One key Republican criticism of President Obama's proposal to raise taxes on the wealthy is that it would harm small businesses whose owners who make over $250,000 in taxable income. Rep. Paul Ryan put it this way last week in an interview with NPR's Michele Norris:

Denmark, the land of luscious lardy pork ribs and those famous blue butter cookie tins, is not known for having a major obesity problem.

The latest revelations regarding the $535 million federal loan that went to solar-panel manufacturer Solyndra in 2009 and the company's subsequent collapse into bankruptcy in 2011 are focusing on what the White House knew and when it knew it:

The maker of Four Loko has agreed to make the alcohol content of its big cans a lot easier to figure out.

Soon the alcohol inside will be expressed in the equivalent number of regular beers. The equation: A 23 1/2 ounce cans of Four Loko = 4 1/2 beers.

The new labels, plus a resealable opening so the alcohol-laced drink doesn't have to be consumed in one sitting, came as the Federal Trade Commission alleged that Phusion Projects had understated the amount of alcohol in some of its products.

SpaceWeather.com says most solar physicists would likely say that a "puny comet" couldn't set off a "coronal mass ejection" of solar particles.

Some 2,000 rabbits have "overrun" the Canadian town of Canmore, in the foothills of the Rocky Mountains. The bunnies are believed to be the progeny of pets — and their number has doubled in the past four years, according to Canada's CTV.

"There's often about eight on our lawn," one Canmore resident tells CTV. "They're everywhere."

But the same woman also added, "We think they're cute."

The Obama administration is floating the idea of increasing taxes on families earning more than $250,000 a year.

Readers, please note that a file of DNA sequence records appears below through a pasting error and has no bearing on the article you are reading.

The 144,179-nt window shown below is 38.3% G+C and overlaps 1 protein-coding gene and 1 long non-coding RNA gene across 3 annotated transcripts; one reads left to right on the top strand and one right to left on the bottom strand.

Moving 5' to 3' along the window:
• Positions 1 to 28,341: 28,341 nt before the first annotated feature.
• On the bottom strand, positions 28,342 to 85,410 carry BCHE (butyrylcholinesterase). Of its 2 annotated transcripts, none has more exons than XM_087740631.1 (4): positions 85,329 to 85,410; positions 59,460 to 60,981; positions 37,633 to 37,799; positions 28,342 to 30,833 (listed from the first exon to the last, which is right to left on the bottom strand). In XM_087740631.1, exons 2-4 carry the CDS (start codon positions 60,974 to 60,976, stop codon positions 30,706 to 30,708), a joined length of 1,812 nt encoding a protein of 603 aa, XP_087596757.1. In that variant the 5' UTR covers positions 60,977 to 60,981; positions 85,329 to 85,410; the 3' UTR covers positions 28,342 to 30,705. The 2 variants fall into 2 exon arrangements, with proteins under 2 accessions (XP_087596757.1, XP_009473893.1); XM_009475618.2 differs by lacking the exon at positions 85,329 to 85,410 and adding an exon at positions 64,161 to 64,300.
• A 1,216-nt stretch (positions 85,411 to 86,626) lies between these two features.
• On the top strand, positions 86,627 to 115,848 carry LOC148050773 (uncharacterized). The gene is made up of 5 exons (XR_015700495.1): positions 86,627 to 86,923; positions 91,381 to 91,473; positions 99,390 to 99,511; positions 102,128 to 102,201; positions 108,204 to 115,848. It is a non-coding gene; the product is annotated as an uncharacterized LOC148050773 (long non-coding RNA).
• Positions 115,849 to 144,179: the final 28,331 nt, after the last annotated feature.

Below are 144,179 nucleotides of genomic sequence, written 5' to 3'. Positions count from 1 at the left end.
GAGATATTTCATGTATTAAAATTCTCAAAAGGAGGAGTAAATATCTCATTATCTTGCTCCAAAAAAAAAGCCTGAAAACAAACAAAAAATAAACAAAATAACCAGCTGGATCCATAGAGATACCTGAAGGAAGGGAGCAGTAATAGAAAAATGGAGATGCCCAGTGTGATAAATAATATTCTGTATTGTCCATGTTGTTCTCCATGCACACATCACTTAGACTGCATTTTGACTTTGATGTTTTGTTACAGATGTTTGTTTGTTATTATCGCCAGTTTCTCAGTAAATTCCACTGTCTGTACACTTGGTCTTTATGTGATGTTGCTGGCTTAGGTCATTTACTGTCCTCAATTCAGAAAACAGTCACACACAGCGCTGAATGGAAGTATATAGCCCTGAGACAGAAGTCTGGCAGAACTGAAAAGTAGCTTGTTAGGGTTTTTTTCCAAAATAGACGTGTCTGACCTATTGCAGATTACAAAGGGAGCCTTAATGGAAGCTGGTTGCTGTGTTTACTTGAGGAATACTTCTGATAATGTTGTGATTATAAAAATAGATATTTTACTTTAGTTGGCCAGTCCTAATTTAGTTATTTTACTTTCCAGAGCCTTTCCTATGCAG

Last year, the state of Oregon did something similar.

It didn't generate quite as much money as expected — but it did generate plenty of resentment.

'A Pretty Historic Win'

Kids will choose to take a step towards healthier eating by choosing fresh fruit — if you give them a little nudge.

Researchers at Cornell's Center for Behavioral Economics in Child Nutrition Programs went into three school cafeterias that had been keeping their fruit in stainless-steel bins behind sneeze guards in the lunch line where kids could barely see it. And they did some strategic rearranging. They moved the fruit into colorful bowls or attractive baskets, and placed them near the cash register.

"General Motors Co. and Chrysler Group LLC posted double-digit sales increases in September, defying the prevailing malaise in the economy," The Detroit News reports. "GM reported U.S. sales of 207,145 vehicles last month, a 20 percent increase over September 2010. Chrysler's domestic sales were up 27 percent."

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South Carolina will hold its Republican presidential primary Jan. 21, moving the date forward to stay ahead of Florida.

Iowa, New Hampshire and Nevada are all expected to now move their caucuses and primaries up as well to maintain their traditional early spots in the presidential-nominee selection process calendar.